Emotional First Aid and ways to practice it


We all are definitely very familiar with the term, “first aid” that was taught to us in schools. This first aid was essential for our physical well-being. But, back then, there was another form of first aid that perhaps our schools and academic institutions failed to teach. That is, “Emotional First Aid”. Something that is equally necessary for our mental well-being.

As humans, not only physical but emotional injury also requires immediate attention. Although we have bandages for cuts, chicken soup for colds, and ice packs for bruises, most of us have no idea how to treat day-to-day emotional injuries such as failures, loss, rejection, grief, etc.

According to experts, many people can treat their psychological conditions just by practicing emotional first aid. Physical first aid helps in stabilizing the condition and prevents further damage. Likewise, emotional first aid is the idea that we take care of emotional injuries when they occur, so they do not become more damaging in the long run.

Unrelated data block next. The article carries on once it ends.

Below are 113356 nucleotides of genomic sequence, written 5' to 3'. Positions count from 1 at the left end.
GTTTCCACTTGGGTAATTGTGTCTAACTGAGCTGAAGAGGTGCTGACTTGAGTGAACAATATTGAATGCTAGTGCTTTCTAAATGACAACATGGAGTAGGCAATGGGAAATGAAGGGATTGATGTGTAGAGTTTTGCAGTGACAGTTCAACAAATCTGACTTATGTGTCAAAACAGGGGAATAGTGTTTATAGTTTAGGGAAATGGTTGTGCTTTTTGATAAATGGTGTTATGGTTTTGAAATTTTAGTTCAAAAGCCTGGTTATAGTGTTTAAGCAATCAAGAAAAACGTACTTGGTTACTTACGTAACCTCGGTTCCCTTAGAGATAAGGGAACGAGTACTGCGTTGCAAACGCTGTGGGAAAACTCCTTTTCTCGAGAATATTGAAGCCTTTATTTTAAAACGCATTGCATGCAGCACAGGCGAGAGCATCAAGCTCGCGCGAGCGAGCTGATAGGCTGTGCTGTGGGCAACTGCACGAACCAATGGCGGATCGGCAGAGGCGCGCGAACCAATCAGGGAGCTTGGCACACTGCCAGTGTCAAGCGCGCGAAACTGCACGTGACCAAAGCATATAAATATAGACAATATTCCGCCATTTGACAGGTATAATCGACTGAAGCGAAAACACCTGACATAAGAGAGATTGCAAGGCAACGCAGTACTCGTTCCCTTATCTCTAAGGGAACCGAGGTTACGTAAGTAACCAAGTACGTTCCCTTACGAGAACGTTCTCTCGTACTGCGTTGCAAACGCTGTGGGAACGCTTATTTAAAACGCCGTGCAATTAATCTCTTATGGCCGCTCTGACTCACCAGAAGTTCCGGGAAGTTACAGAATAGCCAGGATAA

Well, similar to physical first aid, we can perform emotional first aid in a few steps. First is by being able to identify our pain. Just like how we may examine ourselves after a fall, we can start examining ourselves after an emotional breakdown. This compels us to extend compassion to ourselves and be gentle with our inner selves. We need to avoid beating ourselves up for things that are not in our control. Further, we also need to avoid the germination of our emotional pain. The idea behind this is if we cannot laugh over the same joke again and again then, crying over the same pain, again and again, doesn’t make any sense either!

Redefining our failures is also a crucial part of emotional first aid. Our mistakes do not define us. Rather they help us learn and shape our future. Finding meaning in loss also helps in overcoming emotional breakdown. We can look for things that will do us well even in the worst of the situation. Every dark cloud has its own silver lining! All we need to do is look at it.

SheWriter Anujaa Navaratnaa is a Gender Affirmative Counseling Psychologist, and Transformation Coach, and Mentor.

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